The Little Rock Nine enter Central High School under military escort [Credit: US National Archives]

The billionaire Walton family, owners of the retailing giant Walmart headquartered in Bentonville, Arkansas, are the richest family in the US and have long dominated Arkansas state government.

Seeking to impose on education the same low-wage, highly exploitative model they did on retail, the Waltons are among the foremost advocates of vouchers, charters and school privatization both statewide and nationally. Since 1992, the Walton Family Foundation has supported a quarter of the 6,700 charter schools created in the US. They doubled down in 2016, announcing $1 billion in additional funds for school privatization and have donated generously to Teach for America.

Unsurprisingly, Little Rock, long the state’s largest school district, is a target. For his part, Key has pointed to the bipartisan character of the school privatization movement, noting that it was in 2015, under the Obama administration, that 22 Little Rock schools were designated as “priority” or low-achieving schools. In fact, former Arkansas governor Bill Clinton and wife Hillary—who sat on Walmart’s board of directors from 1986 to 1992—advocated corporate-backed “school choice” schemes and charter schools in the 1990s.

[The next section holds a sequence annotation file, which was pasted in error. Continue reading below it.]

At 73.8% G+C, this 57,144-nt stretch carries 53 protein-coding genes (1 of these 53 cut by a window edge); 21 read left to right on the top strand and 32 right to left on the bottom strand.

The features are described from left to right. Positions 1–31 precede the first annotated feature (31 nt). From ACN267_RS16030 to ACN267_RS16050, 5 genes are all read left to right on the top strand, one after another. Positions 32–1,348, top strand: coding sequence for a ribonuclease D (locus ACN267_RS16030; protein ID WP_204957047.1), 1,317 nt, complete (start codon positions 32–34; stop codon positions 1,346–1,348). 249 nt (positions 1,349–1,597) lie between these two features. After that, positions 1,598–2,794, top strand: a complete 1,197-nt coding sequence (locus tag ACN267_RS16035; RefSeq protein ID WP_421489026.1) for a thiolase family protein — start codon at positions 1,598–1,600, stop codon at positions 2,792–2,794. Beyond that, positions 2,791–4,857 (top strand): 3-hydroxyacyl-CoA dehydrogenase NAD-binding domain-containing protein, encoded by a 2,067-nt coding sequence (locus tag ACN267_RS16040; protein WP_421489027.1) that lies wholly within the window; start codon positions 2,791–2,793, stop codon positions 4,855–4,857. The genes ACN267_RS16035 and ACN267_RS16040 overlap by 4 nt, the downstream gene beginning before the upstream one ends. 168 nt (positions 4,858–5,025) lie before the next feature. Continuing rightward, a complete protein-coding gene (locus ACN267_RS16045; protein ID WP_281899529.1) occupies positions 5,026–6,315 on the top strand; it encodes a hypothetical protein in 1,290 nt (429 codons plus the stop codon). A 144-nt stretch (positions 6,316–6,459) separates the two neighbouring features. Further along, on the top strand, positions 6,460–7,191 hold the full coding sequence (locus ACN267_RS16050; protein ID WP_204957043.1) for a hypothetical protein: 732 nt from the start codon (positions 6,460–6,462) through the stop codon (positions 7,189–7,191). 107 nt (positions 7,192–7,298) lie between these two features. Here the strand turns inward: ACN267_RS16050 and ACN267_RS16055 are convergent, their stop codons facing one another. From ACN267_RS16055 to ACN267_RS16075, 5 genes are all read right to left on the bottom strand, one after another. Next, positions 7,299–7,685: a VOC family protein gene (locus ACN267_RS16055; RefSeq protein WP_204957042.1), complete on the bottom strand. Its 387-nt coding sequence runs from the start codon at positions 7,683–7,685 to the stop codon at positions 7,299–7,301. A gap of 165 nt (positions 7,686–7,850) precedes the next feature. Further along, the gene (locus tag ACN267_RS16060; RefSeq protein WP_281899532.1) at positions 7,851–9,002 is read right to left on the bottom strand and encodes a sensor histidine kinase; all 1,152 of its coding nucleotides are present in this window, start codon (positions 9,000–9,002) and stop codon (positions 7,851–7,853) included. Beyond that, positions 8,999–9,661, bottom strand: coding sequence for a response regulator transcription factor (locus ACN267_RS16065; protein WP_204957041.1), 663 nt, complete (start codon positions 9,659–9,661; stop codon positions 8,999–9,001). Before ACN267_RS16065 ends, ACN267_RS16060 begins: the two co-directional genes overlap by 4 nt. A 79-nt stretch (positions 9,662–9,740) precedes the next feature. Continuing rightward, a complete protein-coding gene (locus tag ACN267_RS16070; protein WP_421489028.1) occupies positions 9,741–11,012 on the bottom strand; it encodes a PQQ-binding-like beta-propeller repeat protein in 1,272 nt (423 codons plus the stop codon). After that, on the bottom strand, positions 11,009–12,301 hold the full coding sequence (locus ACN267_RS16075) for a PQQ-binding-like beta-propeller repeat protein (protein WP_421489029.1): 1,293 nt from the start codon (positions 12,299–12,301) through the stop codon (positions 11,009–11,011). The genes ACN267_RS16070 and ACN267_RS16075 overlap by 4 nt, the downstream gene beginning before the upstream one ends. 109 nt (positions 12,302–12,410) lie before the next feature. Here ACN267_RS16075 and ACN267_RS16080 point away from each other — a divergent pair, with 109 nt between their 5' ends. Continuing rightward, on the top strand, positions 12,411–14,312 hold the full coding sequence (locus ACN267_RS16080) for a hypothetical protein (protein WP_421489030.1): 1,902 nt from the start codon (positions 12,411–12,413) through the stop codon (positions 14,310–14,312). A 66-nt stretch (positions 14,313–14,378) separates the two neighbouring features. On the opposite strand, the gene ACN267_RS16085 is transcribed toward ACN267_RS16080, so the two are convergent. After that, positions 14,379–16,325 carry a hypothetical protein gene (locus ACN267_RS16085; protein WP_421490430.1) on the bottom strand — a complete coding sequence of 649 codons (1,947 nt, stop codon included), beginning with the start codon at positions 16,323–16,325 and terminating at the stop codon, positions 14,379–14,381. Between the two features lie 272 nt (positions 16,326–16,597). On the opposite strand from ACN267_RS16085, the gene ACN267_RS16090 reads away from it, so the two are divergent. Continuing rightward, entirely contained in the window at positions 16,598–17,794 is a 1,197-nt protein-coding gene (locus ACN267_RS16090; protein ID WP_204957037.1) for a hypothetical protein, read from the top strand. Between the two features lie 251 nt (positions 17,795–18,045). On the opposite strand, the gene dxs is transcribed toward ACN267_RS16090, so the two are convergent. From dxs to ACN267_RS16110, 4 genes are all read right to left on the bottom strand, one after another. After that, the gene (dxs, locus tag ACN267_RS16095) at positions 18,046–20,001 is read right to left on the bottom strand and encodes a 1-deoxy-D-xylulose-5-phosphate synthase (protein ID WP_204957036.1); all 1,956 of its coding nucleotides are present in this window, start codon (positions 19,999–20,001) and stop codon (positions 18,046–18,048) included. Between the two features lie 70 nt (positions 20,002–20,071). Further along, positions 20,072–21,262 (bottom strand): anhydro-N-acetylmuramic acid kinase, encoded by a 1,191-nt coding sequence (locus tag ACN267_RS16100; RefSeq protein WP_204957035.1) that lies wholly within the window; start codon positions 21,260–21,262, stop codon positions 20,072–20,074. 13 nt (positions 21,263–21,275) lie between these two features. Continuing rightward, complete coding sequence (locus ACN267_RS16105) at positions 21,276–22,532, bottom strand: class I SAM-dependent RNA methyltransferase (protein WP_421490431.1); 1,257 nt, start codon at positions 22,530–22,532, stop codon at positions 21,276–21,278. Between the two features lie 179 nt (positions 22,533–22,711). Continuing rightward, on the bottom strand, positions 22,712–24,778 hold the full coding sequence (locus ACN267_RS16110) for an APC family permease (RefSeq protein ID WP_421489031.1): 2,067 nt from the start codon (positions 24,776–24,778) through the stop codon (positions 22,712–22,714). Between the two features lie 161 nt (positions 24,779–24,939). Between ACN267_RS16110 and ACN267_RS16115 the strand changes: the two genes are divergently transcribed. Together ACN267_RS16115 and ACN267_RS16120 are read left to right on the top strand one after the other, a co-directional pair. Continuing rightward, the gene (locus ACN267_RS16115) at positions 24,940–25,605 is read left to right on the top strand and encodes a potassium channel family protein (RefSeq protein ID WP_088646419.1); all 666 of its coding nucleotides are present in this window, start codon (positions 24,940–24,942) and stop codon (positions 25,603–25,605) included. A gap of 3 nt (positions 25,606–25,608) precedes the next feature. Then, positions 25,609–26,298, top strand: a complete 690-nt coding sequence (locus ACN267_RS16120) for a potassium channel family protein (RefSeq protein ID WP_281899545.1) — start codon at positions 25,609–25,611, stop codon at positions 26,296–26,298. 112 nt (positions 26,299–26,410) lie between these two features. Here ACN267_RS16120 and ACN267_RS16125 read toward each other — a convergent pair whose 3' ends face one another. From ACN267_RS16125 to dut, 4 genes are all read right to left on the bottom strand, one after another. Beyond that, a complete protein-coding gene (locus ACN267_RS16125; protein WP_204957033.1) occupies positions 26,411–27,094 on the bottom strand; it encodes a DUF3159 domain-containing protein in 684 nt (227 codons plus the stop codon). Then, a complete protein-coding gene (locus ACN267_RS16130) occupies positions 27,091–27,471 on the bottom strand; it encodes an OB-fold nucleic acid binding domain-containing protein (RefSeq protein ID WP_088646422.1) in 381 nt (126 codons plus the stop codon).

As is uniformly the case nationally, there is a direct correlation between the letter grades or “failing” designations a school receives and their proportion of low-income students. Demonstrating this well-known fact is a recent analysis by Michael Mills, a professor of education at University of Central Arkansas, showing that “Arkansas schools receiving an A-rating had, on average, a 42.35% low-income population, while F-rated schools had low-income populations, on average, of 87.10%.”